It's a no-brainer among property owners confronting the relatively bleak home sales and prices in places like St. Pete Beach and Clearwater.
Now the National Association of Realtors has confirmed what everyone knew in their gut. In a recently published survey, the association said sales of vacation homes have declined at triple the rate of first-home sales.
Sales of vacation homes plunged 31 percent in 2007, from a record 1.07-million in 2006 to 740,000 in 2007.
By comparison, sales of first — or primary — homes dropped 10 percent. Investment home sales fell 18 percent.
"Certainly, second homes are discretionary purchases, and there is a natural tendency to pull back from big-ticket items in periods of uncertainty," NAR economist Lawrence Yun said.
Florida's complex property tax rules that punish second homes and out-of-state buyers aren't helping things, Realtors say.
Add the cost of coastal hurricane insurance, mix in market turmoil from the higher-than-normal foreclosures, and you've created a lot of hesitant buyers.
"They think they'll pick it up at rock bottom prices," said Martha Thorn, a top Clearwater Realtor with Coldwell Banker. "These people can afford to wait."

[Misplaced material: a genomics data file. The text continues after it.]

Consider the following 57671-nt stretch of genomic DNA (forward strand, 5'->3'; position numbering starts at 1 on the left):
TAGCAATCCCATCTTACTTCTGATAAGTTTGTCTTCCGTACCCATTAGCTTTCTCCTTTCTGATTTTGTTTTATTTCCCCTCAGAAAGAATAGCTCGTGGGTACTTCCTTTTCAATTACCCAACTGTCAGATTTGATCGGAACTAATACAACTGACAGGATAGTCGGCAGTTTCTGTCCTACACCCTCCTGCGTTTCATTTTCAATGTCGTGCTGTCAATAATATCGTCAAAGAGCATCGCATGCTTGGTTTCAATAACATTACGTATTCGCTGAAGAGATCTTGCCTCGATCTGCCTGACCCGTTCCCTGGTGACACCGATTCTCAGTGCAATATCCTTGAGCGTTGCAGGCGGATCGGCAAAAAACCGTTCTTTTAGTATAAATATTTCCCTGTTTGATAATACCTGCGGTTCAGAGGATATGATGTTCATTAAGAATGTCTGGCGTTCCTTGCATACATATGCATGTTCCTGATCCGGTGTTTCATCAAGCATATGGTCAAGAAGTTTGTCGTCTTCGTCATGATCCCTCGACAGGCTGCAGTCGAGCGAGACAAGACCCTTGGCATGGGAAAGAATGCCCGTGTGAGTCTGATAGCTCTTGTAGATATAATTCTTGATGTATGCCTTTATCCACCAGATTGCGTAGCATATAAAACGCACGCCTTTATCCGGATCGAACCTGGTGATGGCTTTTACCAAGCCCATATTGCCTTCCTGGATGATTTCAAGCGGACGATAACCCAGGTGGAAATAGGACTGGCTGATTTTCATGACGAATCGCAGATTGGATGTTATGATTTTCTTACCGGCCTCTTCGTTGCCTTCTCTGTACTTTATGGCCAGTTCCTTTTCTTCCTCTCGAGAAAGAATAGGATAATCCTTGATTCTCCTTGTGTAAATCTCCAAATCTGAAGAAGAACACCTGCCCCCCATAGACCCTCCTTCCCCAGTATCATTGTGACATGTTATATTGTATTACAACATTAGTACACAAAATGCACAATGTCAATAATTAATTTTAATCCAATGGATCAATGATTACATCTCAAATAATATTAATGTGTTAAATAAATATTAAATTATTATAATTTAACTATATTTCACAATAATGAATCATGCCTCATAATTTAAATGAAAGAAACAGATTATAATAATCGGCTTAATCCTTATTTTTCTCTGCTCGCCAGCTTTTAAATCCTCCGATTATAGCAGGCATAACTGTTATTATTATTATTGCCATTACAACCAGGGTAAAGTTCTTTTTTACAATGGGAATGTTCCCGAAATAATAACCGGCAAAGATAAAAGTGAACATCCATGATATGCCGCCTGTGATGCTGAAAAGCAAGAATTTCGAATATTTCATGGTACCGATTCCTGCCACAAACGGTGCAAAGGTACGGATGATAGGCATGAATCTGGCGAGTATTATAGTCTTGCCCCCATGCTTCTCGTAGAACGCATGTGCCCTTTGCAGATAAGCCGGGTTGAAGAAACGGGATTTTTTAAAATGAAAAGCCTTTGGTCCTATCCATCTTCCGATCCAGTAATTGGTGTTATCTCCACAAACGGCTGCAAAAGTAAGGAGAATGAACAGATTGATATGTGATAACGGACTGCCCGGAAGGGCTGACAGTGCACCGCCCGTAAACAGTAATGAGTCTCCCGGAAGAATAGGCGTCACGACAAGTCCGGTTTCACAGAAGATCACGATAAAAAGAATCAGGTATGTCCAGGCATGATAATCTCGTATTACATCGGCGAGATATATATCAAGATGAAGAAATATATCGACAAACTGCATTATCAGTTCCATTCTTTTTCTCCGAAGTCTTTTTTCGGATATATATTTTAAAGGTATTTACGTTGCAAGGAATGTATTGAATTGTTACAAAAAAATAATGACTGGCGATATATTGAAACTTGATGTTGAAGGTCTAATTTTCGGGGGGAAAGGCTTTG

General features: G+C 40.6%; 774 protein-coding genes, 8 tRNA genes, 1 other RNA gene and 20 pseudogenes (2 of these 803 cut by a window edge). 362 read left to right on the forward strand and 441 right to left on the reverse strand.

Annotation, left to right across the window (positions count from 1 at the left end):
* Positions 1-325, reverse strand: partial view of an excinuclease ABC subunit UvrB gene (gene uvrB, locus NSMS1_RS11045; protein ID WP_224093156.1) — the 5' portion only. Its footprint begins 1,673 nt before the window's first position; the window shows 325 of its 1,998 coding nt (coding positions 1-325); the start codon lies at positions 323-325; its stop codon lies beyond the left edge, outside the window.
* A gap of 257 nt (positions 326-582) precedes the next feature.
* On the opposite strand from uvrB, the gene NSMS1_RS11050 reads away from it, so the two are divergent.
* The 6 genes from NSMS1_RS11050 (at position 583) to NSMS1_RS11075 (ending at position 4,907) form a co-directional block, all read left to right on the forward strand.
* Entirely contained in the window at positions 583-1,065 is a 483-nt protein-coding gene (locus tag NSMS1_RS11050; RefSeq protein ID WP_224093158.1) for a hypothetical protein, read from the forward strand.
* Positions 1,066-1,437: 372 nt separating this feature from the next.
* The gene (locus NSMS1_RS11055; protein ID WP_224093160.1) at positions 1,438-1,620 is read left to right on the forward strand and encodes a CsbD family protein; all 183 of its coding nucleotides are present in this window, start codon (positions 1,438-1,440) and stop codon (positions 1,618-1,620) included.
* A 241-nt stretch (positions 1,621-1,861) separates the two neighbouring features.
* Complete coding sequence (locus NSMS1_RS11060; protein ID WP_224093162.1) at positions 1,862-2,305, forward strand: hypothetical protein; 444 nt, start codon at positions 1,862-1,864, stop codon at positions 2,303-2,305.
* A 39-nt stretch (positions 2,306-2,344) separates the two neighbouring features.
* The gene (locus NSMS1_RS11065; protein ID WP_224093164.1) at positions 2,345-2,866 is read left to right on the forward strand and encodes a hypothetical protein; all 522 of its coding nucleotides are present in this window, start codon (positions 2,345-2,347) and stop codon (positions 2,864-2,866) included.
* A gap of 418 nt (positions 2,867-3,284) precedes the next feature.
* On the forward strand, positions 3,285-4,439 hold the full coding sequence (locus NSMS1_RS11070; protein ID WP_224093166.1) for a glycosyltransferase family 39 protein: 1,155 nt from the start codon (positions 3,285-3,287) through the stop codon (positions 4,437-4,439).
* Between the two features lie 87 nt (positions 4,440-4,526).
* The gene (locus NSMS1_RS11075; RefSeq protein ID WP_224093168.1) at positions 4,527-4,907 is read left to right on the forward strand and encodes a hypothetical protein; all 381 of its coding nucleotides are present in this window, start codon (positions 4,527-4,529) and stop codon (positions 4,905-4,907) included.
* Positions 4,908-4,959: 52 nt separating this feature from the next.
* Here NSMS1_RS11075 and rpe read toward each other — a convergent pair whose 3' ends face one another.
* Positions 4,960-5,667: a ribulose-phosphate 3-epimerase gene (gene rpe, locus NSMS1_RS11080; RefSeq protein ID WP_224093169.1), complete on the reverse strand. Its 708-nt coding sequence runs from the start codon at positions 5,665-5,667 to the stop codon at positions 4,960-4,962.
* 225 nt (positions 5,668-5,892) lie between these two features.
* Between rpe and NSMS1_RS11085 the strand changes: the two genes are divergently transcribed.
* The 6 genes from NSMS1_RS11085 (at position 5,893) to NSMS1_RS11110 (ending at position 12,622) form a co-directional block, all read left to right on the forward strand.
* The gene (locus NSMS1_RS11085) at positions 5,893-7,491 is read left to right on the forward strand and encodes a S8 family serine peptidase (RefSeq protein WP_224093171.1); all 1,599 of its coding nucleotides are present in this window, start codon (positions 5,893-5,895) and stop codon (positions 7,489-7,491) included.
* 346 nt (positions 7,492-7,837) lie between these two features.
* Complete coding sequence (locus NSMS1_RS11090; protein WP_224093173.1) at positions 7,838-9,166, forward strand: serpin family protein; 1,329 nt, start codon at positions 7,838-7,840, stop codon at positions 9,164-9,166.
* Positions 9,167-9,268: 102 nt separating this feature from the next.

The sales slowdown is palpable at upscale Clearwater condo buildings popular with vacation home buyers. Think Mandalay Beach Club, Belle Harbor or Sandpearl Resort.
Even if the developer did well initially selling the condos, the resale rate has been sluggish. The biggest problem: homeowners sticking to high asking prices the market no longer supports.
Nevertheless, vacation and investment homes make up
33 percent of home sales nationally, though less expensive condos grab a bigger share of the market.
Fifty-nine percent of vacation homes bought in 2007 were detached single-family homes, 29 percent were condos and
7 percent were townhomes or row houses.
In 2006, single-family homes accounted for 67 percent of vacation-home sales, while condos were 21 percent.
The median price of a vacation home was $195,000 in 2007, down 2.5 percent from $200,000 in 2006.
To revive their fortunes, Realtors are counting on a surge in baby boomer retirements to boost the second-home market. The leading edge of that demographic, those born in 1946, is taking early retirement this year.
The typical vacation-home buyer last year was 46, earned $99,100 and bought property 287 miles from his home, the association said.
"A peak of population is moving through the prime years for buying recreational property," Yun said.